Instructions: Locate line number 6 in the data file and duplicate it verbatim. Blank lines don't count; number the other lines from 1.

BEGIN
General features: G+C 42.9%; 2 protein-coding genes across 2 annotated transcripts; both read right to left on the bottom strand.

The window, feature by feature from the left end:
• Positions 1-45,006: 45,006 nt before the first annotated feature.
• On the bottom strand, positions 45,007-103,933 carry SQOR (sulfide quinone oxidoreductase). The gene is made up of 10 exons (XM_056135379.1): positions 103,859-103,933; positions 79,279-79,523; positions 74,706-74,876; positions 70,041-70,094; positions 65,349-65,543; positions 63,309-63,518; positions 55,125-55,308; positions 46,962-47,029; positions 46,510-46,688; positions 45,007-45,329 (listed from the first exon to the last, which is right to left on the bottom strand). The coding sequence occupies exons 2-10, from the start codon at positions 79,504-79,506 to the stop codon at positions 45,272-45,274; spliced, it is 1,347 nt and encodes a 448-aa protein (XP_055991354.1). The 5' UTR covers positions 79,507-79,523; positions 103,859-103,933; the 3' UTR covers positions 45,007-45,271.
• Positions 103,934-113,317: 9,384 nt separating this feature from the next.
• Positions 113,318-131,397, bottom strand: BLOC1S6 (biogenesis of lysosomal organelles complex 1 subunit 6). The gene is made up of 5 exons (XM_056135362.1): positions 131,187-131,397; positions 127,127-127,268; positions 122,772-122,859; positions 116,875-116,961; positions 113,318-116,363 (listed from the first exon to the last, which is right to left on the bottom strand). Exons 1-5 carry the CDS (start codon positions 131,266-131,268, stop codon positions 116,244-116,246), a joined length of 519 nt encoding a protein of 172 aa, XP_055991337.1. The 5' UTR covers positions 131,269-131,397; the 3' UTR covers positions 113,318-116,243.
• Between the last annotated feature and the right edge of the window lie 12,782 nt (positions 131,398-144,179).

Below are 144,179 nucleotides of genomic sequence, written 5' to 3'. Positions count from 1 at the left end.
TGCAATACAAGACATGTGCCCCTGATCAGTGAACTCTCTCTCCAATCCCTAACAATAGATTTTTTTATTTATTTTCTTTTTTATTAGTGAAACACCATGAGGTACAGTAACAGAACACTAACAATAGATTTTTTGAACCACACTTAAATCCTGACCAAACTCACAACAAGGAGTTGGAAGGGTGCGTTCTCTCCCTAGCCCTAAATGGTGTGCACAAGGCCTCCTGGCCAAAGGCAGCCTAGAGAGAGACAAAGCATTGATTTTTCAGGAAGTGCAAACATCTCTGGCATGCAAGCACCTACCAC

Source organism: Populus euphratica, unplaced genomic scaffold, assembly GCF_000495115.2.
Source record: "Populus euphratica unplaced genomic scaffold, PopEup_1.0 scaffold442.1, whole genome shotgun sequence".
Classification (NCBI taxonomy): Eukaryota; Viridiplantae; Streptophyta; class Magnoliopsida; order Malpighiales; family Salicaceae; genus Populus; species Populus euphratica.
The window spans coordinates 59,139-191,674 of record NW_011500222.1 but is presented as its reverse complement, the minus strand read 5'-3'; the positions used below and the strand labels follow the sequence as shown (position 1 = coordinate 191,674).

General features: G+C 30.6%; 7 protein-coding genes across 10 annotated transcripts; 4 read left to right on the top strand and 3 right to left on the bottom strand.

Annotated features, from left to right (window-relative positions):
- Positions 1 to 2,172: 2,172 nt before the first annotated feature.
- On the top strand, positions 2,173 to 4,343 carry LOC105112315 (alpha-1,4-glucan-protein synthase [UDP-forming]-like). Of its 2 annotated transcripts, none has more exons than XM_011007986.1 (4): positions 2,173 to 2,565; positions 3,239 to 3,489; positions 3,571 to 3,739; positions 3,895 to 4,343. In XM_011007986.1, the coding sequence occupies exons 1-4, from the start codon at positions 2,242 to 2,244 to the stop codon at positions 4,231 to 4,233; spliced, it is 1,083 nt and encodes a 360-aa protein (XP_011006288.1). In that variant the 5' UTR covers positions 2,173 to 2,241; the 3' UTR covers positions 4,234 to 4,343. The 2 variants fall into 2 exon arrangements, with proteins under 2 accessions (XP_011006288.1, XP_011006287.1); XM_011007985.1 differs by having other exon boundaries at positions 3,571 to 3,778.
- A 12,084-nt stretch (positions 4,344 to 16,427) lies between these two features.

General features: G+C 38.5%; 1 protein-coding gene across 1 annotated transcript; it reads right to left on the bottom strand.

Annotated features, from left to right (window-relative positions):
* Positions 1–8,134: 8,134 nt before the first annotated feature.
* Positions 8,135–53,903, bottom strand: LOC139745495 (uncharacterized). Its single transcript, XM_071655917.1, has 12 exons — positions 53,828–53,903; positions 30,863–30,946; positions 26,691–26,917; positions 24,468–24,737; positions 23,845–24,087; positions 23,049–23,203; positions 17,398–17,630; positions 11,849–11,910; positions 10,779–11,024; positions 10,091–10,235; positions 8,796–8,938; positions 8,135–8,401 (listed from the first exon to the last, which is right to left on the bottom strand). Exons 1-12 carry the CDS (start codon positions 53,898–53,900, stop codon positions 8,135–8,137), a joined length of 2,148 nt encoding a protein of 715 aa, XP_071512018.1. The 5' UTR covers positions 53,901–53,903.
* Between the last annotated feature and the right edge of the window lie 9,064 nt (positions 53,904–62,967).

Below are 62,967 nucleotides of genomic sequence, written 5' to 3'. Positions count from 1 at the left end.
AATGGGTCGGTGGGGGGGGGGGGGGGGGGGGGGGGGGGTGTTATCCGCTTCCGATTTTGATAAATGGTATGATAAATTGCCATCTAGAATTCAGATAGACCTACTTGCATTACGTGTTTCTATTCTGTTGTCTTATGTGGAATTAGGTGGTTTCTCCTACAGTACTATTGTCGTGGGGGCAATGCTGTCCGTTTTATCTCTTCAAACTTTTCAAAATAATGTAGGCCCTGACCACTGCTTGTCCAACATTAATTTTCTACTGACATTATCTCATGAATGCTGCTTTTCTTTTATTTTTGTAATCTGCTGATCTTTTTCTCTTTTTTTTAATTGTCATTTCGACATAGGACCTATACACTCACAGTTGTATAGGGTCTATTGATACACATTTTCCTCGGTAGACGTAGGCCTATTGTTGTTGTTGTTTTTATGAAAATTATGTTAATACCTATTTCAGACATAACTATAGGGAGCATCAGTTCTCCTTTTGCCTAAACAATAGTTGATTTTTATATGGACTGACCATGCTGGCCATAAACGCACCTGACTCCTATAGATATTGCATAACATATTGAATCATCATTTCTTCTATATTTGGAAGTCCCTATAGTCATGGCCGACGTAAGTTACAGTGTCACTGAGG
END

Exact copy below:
• Positions 113,318-131,397, bottom strand: BLOC1S6 (biogenesis of lysosomal organelles complex 1 subunit 6). The gene is made up of 5 exons (XM_056135362.1): positions 131,187-131,397; positions 127,127-127,268; positions 122,772-122,859; positions 116,875-116,961; positions 113,318-116,363 (listed from the first exon to the last, which is right to left on the bottom strand). Exons 1-5 carry the CDS (start codon positions 131,266-131,268, stop codon positions 116,244-116,246), a joined length of 519 nt encoding a protein of 172 aa, XP_055991337.1. The 5' UTR covers positions 131,269-131,397; the 3' UTR covers positions 113,318-116,243.